Gooden, a toothpick-skinny pitcher from Florida, had burst on the scene in 1984, winning 17 games and striking out a staggering 276 hitters at the age of nineteen. According to Radomski, Gooden never took steroids or even lifted weights, which may be one reason he failed to fulfill his prodigious promise, unlike the second best young pitcher in baseball during those years, the Boston Red Sox’ Roger Clemens (who did both). Gooden had other problems, though. In 1986, he was arrested for fighting with police in Tampa. The next year he was institutionalized after testing positive for cocaine during spring training. He would struggle his whole career with substance abuse, entering rehabilitation facilities several times and being arrested for drunk driving twice. Radomski claims he helped Gooden cheat on two urine tests in 1988. In 1991, Gooden was accused along with two teammates of rape (the charges were later dropped); in 2005, he was convicted of a misdemeanor after punching his girlfriend.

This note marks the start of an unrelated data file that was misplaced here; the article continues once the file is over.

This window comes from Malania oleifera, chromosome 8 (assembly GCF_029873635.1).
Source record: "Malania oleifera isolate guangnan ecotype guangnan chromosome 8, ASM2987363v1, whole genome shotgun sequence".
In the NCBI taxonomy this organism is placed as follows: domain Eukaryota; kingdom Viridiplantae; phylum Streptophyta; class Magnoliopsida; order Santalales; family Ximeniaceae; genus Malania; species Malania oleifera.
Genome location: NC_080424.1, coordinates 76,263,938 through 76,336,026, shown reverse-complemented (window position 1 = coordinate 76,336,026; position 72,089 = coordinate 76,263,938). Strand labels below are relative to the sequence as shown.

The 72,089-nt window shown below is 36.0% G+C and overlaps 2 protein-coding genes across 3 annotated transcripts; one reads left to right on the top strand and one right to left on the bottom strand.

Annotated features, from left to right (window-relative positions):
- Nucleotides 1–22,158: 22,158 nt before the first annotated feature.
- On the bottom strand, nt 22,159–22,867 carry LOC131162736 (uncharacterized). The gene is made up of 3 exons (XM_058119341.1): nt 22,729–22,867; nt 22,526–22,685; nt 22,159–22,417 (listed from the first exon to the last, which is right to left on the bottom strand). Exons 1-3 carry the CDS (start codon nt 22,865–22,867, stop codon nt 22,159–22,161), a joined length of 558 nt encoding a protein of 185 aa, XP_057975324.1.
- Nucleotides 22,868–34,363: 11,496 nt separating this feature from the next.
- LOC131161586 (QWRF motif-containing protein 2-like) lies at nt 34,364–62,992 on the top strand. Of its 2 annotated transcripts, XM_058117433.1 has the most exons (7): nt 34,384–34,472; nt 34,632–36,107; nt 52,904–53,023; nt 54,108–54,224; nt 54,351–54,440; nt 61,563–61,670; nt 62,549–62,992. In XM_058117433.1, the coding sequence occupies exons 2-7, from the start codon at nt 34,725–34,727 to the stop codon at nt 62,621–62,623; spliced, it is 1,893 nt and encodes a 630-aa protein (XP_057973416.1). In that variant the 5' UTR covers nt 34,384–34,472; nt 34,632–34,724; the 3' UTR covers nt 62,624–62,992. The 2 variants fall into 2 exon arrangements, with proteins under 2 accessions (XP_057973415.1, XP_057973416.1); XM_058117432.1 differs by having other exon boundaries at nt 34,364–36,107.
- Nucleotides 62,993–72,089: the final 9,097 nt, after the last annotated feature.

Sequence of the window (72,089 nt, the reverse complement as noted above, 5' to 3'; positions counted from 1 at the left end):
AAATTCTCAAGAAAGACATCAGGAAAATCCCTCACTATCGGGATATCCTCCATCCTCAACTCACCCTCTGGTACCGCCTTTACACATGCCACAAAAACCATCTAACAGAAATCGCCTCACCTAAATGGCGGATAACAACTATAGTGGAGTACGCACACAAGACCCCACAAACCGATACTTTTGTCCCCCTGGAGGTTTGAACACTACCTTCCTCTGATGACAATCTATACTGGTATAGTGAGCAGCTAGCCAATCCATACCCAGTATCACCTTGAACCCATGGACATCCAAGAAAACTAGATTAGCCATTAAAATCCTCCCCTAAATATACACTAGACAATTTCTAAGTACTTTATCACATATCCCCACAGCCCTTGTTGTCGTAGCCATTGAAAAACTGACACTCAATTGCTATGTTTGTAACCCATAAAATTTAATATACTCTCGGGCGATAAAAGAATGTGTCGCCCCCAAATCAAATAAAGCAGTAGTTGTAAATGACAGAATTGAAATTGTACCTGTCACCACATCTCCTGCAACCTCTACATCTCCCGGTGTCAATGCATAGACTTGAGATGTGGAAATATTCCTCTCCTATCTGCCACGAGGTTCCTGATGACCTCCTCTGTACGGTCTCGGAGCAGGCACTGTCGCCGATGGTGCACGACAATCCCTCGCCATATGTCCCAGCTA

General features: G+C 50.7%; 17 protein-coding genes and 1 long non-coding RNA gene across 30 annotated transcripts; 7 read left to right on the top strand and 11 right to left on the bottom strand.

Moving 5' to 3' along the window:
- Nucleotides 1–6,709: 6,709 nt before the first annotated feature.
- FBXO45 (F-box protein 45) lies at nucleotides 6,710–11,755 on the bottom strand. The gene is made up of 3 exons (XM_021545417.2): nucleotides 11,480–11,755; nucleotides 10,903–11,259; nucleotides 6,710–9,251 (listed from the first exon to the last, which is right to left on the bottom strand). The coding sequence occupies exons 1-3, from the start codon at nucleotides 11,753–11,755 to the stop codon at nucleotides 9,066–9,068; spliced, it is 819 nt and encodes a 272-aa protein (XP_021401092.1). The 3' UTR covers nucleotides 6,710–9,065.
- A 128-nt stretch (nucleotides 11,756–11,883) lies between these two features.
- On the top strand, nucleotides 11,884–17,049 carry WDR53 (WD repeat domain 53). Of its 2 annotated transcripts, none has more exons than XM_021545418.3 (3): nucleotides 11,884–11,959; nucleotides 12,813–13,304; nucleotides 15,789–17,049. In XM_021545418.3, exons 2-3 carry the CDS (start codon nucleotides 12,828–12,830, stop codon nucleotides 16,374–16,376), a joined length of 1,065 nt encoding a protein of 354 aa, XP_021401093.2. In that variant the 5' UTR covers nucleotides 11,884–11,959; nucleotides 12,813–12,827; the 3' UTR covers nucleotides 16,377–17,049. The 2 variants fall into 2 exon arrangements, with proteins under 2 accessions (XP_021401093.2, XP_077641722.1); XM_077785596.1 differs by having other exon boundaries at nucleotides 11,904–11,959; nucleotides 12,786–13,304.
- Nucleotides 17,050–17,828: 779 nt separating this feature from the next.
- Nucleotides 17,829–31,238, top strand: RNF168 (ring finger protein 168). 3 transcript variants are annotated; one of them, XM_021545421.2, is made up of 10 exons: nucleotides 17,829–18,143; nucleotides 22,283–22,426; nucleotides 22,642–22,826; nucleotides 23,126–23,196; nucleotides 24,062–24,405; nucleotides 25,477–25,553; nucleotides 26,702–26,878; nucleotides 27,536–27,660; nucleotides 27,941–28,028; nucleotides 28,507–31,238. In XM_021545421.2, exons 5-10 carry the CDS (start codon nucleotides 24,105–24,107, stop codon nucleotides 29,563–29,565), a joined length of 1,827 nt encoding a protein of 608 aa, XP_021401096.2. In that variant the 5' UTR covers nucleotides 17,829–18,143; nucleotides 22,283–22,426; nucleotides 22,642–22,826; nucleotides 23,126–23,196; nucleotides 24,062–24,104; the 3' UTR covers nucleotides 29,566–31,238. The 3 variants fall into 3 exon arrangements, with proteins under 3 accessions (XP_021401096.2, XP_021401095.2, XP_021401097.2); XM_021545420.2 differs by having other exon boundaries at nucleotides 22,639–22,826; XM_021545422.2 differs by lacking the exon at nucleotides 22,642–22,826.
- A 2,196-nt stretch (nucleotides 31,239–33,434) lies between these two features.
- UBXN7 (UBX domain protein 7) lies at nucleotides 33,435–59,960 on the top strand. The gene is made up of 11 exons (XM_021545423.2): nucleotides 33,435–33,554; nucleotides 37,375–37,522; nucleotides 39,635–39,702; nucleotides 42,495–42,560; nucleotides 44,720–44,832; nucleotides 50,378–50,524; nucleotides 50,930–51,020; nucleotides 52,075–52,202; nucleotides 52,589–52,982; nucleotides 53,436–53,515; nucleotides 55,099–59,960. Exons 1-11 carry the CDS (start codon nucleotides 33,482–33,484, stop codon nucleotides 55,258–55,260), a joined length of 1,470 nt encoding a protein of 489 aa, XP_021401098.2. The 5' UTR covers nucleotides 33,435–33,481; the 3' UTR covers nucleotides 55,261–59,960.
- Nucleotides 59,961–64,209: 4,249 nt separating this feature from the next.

NOT NECESSARILY TRUE . Faced with an unnatural rise in estrogen, some steroid users will then take a class of drugs called aromatase inhibitors , which are designed to block the production of estrogen in women with breast cancer, Weinerman says. That’s right: It’s a breast cancer drug. And aside from the obvious danger in further messing with hormones, guys who turn to aromatase inhibitors can have side effects like joint and muscle pain, the loss of sex drive, and the loss of bone density, which can then result in osteoporosis, according to a Susan G. Komen Foundation report .
A "whistleblower suit" was filed against Wyeth in 2005 alleging that the company illegally marketed their drug Rapamune . Wyeth is targeted in the suit for off-label marketing , targeting specific doctors and medical facilities to increased sales of Rapamune, trying to get current transplant patients to change from their current transplant drugs to Rapamune and for specifically targeting African-Americans. According to the whistleblowers, Wyeth also provided doctors and hospitals with kickbacks to prescribe the drug in the form of grants, donations and other money.   A US House of Representatives committee, led by Rep. Edolphus Towns is investigating Wyeth for these abuses.